The United States has agreements with several countries, called tabination agreements, to avoid double taxation of income with respect to social security taxes. These agreements should be taken into account when it is established whether a foreigner is subject to U.S. Social Security/Medicare tax or whether a U.S. citizen or resident alien is subject to a foreign country`s social security taxes. There are many nations in the world — Singapore and South Africa, for example — that do not participate in tablisation agreements with other countries. The explanation for this point varies from country to country. The lack of agreement is usually due to one of the possible reasons: if several States are involved, the Community social security provisions determine which country must pay benefits and which national legislation applies. The basic principles are simple: international social security agreements are beneficial both for people who are currently working and for those whose careers have ended. For current workers, the agreements remove double contributions that they might otherwise make to the social security plans of the United States and another country.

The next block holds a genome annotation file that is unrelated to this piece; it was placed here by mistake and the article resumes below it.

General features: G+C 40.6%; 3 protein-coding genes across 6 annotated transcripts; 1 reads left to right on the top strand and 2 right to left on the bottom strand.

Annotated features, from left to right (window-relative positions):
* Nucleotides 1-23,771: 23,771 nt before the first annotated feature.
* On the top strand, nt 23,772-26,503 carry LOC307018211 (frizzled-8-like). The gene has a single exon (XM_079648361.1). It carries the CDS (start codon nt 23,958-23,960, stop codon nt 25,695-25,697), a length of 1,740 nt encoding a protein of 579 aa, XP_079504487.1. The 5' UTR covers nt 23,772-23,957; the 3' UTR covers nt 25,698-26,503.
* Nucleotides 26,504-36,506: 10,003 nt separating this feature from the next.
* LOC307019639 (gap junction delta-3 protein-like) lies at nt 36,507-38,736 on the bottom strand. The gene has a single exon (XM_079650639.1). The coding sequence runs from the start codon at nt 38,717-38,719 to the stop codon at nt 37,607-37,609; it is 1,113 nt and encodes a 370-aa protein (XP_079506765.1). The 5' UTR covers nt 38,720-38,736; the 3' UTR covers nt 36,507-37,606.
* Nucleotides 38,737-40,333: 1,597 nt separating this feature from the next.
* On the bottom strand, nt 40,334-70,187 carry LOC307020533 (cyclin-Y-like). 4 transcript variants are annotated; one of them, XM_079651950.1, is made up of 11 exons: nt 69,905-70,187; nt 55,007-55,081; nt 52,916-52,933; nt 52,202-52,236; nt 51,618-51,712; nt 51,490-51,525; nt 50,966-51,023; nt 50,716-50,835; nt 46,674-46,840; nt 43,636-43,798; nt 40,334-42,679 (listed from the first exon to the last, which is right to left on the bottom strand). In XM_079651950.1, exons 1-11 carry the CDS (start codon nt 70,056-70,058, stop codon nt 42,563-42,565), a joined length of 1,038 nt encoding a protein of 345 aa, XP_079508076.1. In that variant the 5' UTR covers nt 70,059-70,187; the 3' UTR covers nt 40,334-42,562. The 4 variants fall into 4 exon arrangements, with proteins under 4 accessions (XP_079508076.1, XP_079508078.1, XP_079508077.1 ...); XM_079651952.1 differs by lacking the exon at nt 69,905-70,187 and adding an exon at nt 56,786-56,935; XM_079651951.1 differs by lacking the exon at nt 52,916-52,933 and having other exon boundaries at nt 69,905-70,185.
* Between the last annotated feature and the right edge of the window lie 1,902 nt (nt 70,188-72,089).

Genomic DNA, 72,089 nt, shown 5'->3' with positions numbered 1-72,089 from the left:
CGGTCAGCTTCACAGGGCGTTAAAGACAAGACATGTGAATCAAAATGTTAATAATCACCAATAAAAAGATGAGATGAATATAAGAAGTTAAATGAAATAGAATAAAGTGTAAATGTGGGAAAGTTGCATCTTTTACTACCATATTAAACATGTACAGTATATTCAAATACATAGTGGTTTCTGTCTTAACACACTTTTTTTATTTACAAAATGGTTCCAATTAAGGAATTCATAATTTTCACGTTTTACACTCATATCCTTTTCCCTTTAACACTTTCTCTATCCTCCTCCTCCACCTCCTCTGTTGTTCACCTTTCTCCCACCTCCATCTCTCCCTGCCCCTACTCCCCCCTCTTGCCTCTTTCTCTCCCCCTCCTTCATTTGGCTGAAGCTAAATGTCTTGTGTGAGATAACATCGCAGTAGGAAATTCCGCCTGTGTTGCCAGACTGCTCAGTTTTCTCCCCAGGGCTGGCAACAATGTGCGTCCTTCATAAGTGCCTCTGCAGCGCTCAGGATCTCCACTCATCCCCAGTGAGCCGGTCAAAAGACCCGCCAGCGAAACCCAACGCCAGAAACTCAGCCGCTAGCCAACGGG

For people who have worked both in the U.S. and abroad and are now retired, disabled, or dead, agreements often result in the payment of benefits that the worker or their family members would not otherwise be entitled to. To understand the complex situation that can exist when a worker is sent abroad – based solely on the cost of social security – look at Figures 2 and 3 below, which show workers` or employers` social security contributions as a percentage of income in a number of home countries. The charts use USD 150,000 and the corresponding monetary value in each country. This Agreement may be amended in the future by amendments which, from their entry into force, shall be considered as an integral part of this Agreement. . . .